Are all five elements necessary for a compelling case study? Absolutely not. But several, like the happy ending and the people are make or break when looking to generate media awareness in papers or on your local nightly news.
Additionally, if you are more interested in television than print outlets, then it is a necessity to have some visual elements on-hand to help audiences better understand what the pet and its family endured and what you as the veterinarian had to contend with.
We specialize in developing case studies and media pitches for practices like yours. Contact Liz Lindley at firstname.lastname@example.org or click here to learn more about our media relations services. We can discuss your practice’s specific challenges and the solutions available.
Similar to how an article in a local newspaper or magazine can lead to increased brand recognition and new customer appointments for veterinarians, an article on a high traffic pet blog (even if it’s outside of your immediate practice area) has the ability to produce new customer leads and establish trusted relationships with your clients.
- External blog posts boost your practice’s Search Engine Optimization (SEO).
When a respected blogger links back to your site from theirs, it helps your own site’s SEO. And that means more people in your area will find you when searching a
site like Google for a veterinarian close to where they live. How many times have you searched Google when looking for a nearby restaurant or even a dentist’s office? Pet parents do the same thing; in fact, consumers are relying on search engines to find veterinarians more than ever before.
- Positions you as an expert in the veterinary field.
When you’re mentioned on a blog, or in the media, it helps build your credibility and elevates your status as an expert in the field. Think about this: if a potential client searches Google to find more information about you and your practice (which we know they do), and they stumble across a blog post where you are positioned as an industry expert, are they going to feel more comfortable trusting you and your team with their pet’s health? The answer is “yes.”Trust is a key factor when it comes to attracting and retaining clients in the veterinary field. Seeing a quote on a reputable blog post gives pet owners the confidence and trust they need to pick up the phone and schedule an appointment at your practice.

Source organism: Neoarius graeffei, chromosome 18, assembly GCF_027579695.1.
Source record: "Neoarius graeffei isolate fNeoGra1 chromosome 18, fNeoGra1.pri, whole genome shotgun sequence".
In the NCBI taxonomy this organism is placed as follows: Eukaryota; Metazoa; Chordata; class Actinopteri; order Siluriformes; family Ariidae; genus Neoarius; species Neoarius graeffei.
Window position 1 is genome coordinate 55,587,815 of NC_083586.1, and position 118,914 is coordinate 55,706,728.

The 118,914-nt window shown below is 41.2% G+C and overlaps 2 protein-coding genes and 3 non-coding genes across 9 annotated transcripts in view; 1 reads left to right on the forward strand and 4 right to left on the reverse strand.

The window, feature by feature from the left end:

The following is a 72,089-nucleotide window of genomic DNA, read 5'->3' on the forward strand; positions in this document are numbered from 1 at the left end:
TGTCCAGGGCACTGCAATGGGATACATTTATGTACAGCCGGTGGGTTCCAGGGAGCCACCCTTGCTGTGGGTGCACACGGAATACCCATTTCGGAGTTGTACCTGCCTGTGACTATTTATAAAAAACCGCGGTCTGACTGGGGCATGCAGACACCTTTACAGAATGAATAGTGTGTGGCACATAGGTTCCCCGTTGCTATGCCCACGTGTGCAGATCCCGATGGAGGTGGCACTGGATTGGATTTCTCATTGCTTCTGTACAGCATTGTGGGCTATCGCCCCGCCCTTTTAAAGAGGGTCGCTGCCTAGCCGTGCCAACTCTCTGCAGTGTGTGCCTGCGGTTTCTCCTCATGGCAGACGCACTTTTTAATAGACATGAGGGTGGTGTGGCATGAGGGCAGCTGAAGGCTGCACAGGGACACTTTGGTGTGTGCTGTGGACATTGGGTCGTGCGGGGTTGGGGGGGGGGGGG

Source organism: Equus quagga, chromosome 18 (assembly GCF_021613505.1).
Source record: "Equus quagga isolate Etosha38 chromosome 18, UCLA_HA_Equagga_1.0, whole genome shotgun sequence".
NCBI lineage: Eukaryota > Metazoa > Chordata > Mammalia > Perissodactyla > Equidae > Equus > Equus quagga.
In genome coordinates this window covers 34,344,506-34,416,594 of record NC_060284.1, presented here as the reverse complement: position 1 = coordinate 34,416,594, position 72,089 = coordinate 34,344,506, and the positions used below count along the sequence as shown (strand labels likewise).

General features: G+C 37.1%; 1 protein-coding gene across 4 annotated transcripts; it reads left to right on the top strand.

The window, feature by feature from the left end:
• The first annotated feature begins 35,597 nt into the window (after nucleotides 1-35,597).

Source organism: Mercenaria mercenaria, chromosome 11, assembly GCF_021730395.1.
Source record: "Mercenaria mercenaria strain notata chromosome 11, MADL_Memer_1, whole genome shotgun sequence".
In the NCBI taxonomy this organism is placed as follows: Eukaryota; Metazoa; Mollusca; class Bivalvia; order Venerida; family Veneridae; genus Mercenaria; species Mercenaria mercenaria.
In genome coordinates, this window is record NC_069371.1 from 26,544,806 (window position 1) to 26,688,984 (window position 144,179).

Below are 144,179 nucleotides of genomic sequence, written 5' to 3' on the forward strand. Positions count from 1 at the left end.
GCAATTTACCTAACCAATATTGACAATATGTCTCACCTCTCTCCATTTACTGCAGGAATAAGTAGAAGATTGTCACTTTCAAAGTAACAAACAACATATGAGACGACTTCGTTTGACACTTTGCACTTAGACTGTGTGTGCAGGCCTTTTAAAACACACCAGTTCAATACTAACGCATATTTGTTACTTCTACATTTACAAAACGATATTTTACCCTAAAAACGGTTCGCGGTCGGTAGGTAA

- Builds your content library.
Sharing content with your clients and your community builds loyalty and gets people talking about you. Blog posts are an easy way to increase your content library and can be repurposed in a variety of ways and shared through social media, e-newsletters, your website, etc. Who couldn’t use a little extra content to share on social media? We know how hard it is for veterinarians to keep up with Facebook pages. Want to know how your practice is doing on Facebook? Sign up for our free Facebook page analysis and we’ll let you know!
In a few weeks we’ll dive into exactly how you can build relationships with bloggers, and why veterinarians need to take a slightly different approach to getting the attention of this audience.
Fetching Communications can help you build your veterinary practice by connecting you with pet industry bloggers and influencers. Contact us at email@example.com or click here to learn more about our blogger outreach campaigns.
Now that you’ve created a Facebook page for your veterinary practice with an eye-catching cover photo and a comprehensive “about” section, as we discussed in “Setting Up a Veterinary Facebook Page That Works: Part 1”, let’s talk about how you can amp up your presence on Facebook.
Unfortunately, just because you build it, doesn’t mean your customers will find it.
Here’s how you can start getting your veterinary practice noticed on Facebook, along with some tips to help you draw pet owners into conversations about pet health and the services you provide:
Create a community
Build a place for pet owners to come and connect with other like-minded people by posting relevant content and engaging with your fans. Not only will you be building loyalty with your past and current clients, but when Facebook fans share your content on their own pages, you’ll also reach thousands of potential new clients (and get a strong endorsement from one of their friends!).
Post fresh content on your page at least three times a week. Including a picture or video in your post heightens the interest level for fans. Also, consider releasing your posts at the time you receive the most engagement (you can determine this time through your Facebook Insights).
Make sure you’ve enabled your Facebook page’s email notifications (it’s in the settings). That way you’ll receive alerts when people post comments to your updates or if they send direct/private messages via your Facebook page. You need to respond, and fast! The online community moves at the speed of light and if you let a comment sit for too long, fans will think there’s no one manning the page. Why would they want to visit a ghost town of a page?
Also, a negative comment left to sit on a page unanswered might gather steam and you could get slammed with a slew of others chiming in to support the person or sharing their own negative comments about your business. Try to respond the same day the comment is posted, even if it’s just to take the conversation offline or say you’re following up on it and will respond within 24 hours.
Engaging with your clients/fan base is the heart of social media marketing. Don’t skip it!
Expand your reach
Once your page is created and you’ve published some content, it’s time to build awareness. Pet owners need to know your veterinary practice is on Facebook so they’ll follow you there. The way they find your page is through promotional efforts like these: